Booster Doses are Powerful, May Fight Omicron, Researchers Find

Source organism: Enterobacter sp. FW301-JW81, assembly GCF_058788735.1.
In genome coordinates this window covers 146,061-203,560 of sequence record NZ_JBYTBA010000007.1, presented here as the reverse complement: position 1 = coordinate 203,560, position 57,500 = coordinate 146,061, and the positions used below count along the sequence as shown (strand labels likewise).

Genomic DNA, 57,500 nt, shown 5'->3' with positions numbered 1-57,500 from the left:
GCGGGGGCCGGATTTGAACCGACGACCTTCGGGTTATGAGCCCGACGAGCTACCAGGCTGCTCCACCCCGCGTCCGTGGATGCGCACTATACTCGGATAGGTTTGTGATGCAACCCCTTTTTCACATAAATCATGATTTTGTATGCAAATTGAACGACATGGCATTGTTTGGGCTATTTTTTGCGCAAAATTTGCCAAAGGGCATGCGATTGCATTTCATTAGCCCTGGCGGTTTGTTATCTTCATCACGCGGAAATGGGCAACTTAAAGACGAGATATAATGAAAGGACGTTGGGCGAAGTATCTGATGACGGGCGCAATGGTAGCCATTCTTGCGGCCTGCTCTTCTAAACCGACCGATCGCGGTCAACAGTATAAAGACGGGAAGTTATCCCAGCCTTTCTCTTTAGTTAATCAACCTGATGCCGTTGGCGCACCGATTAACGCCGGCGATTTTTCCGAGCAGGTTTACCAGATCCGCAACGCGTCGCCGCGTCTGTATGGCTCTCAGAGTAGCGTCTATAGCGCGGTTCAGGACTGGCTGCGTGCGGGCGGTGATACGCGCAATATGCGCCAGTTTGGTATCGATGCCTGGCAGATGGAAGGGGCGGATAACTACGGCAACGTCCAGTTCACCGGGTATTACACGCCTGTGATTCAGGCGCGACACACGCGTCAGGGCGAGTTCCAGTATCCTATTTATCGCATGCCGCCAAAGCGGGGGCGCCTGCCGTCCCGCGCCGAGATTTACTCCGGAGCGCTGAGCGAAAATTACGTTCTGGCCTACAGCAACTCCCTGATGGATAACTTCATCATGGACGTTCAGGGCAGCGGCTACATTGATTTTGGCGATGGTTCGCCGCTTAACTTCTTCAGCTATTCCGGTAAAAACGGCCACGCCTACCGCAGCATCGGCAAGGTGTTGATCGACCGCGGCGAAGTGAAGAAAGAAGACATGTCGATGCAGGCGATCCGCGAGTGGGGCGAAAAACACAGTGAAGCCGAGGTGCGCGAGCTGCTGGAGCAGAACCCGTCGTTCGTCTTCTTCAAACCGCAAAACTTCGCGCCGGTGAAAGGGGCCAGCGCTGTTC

Last week researchers at Northwestern University calculated that one week after a Covid-19 booster shot, median antibody levels were 23 times higher than before the shot. This Thursday the Times of London reported that another study found similar results: Booster jabs "massively" strengthen the body's defences against Covid, according to key results that have raised hopes of strong protection from the Omicron variant. A third dose not only increased antibody levels thirtyfold, but roughly tripled levels of T-cells, a part of the immune system that experts believe could be the critical weapon against the heavily mutated Omicron strain. Professor Saul Faust, who led the study, emphasized to the Guardian that "These are remarkably effective immunological boosters, way above what is needed to prevent hospitalisation and death." And speaking to The Week, Faust also added that "This T-cell response gives us hope," because although Omicron was not specifically analysed during the research, their data suggested the triggered T-cells "are recognising a much broader range of antigens that might... be common to all of the variants." And earlier this week long-time Slashdot reader destinyland shared more booster/Omicron news from The Hill: On Sunday, former FDA commissioner Scott Gottlieb, who sits on Pfizer's board of directors, said vaccine developers have "a pretty good degree of confidence" that people who have received booster doses on top of their initial COVID-19 vaccinations are protected against omicron. "If you talk to people in vaccine circles, people who are working on a vaccine, they have a pretty good degree of confidence that a boosted vaccine, so three full doses of vaccine, is going to be fairly protective against this new variant," he said. Meanwhile, new Omicron-specific vaccines are also just months away, Business Insider reports: Pfizer said it will be able to manufacture and distribute an updated version of its COVID-19 vaccine within 100 days if the new variant Omicron is found to be resistant to its current vaccine... "Pfizer and BioNTech have taken actions months ago to be able to adapt the mRNA vaccine within six weeks and ship initial batches within 100 days in the event of an escape variant," the company said in a statement... "We expect more data from the laboratory tests in two weeks at the latest. These data will provide more information about whether B.1.1.529 could be an escape variant that may require an adjustment of our vaccine if the variant spreads globally," a spokesperson told Reuters. Moderna and Johnson & Johnson are also preparing to respond to the Omicron's possible threat. Moderna on Friday said it plans to test a variant-specific booster in the event that its current vaccine is found to be ineffective against the Omicron. And The Hill also reports: Pfizer CEO Albert Bourla said Monday he has "a very high level of confidence" that his company's COVID-19 treatment pills are effective against the omicron variant... Bourla said Paxlovid was designed in anticipation of future possible mutations. "So that gives me very, very high level of confidence that the treatment will not be effected, our oral treatment will not be effected by this virus."

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